Jignesh Mevani, an MLA, was arrested from Gujarat and flown to Kokrajhar in Assam for his tweet on Mr Modi. Cartoonists, stand-up comedians and harmless individuals have been arrested and jailed for being critical of Mr Modi and calling out the BJP for its Hindutva politics. India’s Election Commission was compelled to act against hate speeches by the likes of Yogi Adityanath after intervention by the Supreme Court, but has refrained from gagging Mr Modi, who has used kabrasitan-shamshaan (Muslim graveyard-Hindu cremation ground) in political campaigns.

Narendra Modi and the BJP have got away with a great deal in India, where the police and the judiciary have shown an amazing capacity to recognise the obvious. The call for a public apology by the Government of India by Islamic nations is a message that Mr Modi is accountable for intensifying religious persecution and violence.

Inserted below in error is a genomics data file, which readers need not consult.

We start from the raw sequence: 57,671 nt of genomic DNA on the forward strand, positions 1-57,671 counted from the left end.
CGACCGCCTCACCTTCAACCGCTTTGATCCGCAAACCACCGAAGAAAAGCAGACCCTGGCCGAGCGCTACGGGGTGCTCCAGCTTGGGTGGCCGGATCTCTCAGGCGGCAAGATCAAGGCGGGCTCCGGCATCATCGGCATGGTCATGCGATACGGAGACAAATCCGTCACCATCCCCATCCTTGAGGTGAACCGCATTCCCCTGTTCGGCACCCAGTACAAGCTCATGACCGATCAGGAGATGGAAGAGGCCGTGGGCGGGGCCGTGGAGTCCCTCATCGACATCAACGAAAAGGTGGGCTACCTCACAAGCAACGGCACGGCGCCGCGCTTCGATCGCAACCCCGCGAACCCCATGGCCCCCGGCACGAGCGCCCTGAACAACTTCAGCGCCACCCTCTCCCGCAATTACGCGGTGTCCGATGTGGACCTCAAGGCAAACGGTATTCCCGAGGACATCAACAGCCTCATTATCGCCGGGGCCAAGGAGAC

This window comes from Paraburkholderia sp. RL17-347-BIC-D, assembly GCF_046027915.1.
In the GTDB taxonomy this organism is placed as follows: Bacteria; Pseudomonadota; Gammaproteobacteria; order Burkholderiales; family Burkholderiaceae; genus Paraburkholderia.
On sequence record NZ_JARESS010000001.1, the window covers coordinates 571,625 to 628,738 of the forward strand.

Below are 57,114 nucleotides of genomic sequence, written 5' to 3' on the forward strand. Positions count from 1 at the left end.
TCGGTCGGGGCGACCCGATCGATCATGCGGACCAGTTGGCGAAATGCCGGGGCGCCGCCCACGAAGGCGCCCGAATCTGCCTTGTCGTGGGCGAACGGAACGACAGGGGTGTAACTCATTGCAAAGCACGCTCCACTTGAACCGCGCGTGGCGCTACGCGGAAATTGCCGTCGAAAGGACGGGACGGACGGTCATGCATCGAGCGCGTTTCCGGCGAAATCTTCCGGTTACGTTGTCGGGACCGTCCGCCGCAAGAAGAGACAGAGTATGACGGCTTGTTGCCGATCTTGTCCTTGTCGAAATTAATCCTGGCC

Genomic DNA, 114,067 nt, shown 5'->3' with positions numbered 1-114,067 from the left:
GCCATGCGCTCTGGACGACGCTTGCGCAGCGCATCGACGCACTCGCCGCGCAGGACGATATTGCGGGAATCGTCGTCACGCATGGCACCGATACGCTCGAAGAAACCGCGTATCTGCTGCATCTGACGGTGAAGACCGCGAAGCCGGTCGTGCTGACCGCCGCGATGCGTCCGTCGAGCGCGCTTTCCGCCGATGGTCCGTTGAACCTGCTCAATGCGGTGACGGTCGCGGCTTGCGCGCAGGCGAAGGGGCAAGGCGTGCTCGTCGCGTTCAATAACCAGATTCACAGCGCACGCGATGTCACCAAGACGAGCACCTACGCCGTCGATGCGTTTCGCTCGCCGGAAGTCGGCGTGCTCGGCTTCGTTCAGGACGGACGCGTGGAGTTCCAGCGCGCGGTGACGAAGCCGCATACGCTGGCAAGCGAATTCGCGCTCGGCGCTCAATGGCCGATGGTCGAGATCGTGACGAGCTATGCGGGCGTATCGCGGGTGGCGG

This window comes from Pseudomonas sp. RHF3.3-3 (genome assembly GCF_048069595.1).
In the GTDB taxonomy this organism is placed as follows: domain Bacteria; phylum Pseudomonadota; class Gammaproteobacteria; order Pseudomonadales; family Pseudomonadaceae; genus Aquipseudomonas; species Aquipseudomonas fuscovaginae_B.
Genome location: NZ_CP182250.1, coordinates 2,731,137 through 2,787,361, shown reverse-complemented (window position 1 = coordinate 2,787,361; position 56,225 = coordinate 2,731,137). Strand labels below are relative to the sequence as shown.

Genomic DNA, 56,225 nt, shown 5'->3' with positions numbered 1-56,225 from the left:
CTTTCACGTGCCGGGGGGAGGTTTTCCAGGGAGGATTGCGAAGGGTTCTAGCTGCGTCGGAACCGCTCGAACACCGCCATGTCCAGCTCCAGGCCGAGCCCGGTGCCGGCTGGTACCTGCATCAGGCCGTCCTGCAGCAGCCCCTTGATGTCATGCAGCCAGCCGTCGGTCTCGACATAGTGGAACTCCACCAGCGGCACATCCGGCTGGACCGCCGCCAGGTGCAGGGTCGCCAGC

Mr Modi is free to imagine that his magnetic personality and right-wing Hindutva polarising politics made him a respected member of the top end of the global fraternity. If he thought so, it was delusional. India’s hard-earned goodwill as a secular, tolerant state in the years up to 2014 got him entry into places where he was earlier barred. He has to decide between pandering to his domestic constituency of bhakts, who are incidentally angry and are trolling him for his caving in to Islamic pressure, and the world that is beyond our borders.

The world is home to 60-80 lakh migrant Indians, who remit around $5 billion every year. The world is also an investor in India and a trading partner. Narendra Modi has to choose between silence and inaction that encourages the bhakt vote bank and the world that has India on a leash.